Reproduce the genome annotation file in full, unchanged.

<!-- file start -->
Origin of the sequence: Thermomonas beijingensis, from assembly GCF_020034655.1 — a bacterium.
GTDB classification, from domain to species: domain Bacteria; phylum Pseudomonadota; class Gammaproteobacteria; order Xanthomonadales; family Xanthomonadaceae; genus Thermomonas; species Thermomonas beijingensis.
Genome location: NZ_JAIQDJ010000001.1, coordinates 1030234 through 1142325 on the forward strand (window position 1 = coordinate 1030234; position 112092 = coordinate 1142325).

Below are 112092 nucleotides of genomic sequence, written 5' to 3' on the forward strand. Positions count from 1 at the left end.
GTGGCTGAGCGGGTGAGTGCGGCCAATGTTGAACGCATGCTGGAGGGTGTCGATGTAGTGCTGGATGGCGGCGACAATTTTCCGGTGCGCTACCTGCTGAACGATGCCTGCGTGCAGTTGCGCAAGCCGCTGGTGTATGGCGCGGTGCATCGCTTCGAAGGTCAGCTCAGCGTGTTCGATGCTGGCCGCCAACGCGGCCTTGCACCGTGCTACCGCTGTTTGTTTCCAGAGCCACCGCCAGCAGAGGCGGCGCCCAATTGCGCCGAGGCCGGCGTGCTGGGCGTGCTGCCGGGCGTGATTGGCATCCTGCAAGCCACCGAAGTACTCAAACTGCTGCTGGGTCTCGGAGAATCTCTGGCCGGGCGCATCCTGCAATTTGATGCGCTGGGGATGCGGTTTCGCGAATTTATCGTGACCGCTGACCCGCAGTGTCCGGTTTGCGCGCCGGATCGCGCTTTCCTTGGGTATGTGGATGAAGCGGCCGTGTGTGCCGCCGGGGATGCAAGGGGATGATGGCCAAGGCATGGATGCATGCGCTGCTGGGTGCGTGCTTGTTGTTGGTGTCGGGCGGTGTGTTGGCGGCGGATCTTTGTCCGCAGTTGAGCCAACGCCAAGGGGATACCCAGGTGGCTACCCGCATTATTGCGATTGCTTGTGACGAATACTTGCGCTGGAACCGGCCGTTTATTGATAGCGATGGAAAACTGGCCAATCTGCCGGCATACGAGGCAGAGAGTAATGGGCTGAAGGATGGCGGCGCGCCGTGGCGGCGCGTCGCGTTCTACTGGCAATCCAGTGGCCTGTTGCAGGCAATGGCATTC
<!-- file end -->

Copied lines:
Origin of the sequence: Thermomonas beijingensis, from assembly GCF_020034655.1 — a bacterium.
GTDB classification, from domain to species: domain Bacteria; phylum Pseudomonadota; class Gammaproteobacteria; order Xanthomonadales; family Xanthomonadaceae; genus Thermomonas; species Thermomonas beijingensis.
Genome location: NZ_JAIQDJ010000001.1, coordinates 1030234 through 1142325 on the forward strand (window position 1 = coordinate 1030234; position 112092 = coordinate 1142325).

Below are 112092 nucleotides of genomic sequence, written 5' to 3' on the forward strand. Positions count from 1 at the left end.
GTGGCTGAGCGGGTGAGTGCGGCCAATGTTGAACGCATGCTGGAGGGTGTCGATGTAGTGCTGGATGGCGGCGACAATTTTCCGGTGCGCTACCTGCTGAACGATGCCTGCGTGCAGTTGCGCAAGCCGCTGGTGTATGGCGCGGTGCATCGCTTCGAAGGTCAGCTCAGCGTGTTCGATGCTGGCCGCCAACGCGGCCTTGCACCGTGCTACCGCTGTTTGTTTCCAGAGCCACCGCCAGCAGAGGCGGCGCCCAATTGCGCCGAGGCCGGCGTGCTGGGCGTGCTGCCGGGCGTGATTGGCATCCTGCAAGCCACCGAAGTACTCAAACTGCTGCTGGGTCTCGGAGAATCTCTGGCCGGGCGCATCCTGCAATTTGATGCGCTGGGGATGCGGTTTCGCGAATTTATCGTGACCGCTGACCCGCAGTGTCCGGTTTGCGCGCCGGATCGCGCTTTCCTTGGGTATGTGGATGAAGCGGCCGTGTGTGCCGCCGGGGATGCAAGGGGATGATGGCCAAGGCATGGATGCATGCGCTGCTGGGTGCGTGCTTGTTGTTGGTGTCGGGCGGTGTGTTGGCGGCGGATCTTTGTCCGCAGTTGAGCCAACGCCAAGGGGATACCCAGGTGGCTACCCGCATTATTGCGATTGCTTGTGACGAATACTTGCGCTGGAACCGGCCGTTTATTGATAGCGATGGAAAACTGGCCAATCTGCCGGCATACGAGGCAGAGAGTAATGGGCTGAAGGATGGCGGCGCGCCGTGGCGGCGCGTCGCGTTCTACTGGCAATCCAGTGGCCTGTTGCAGGCAATGGCATTC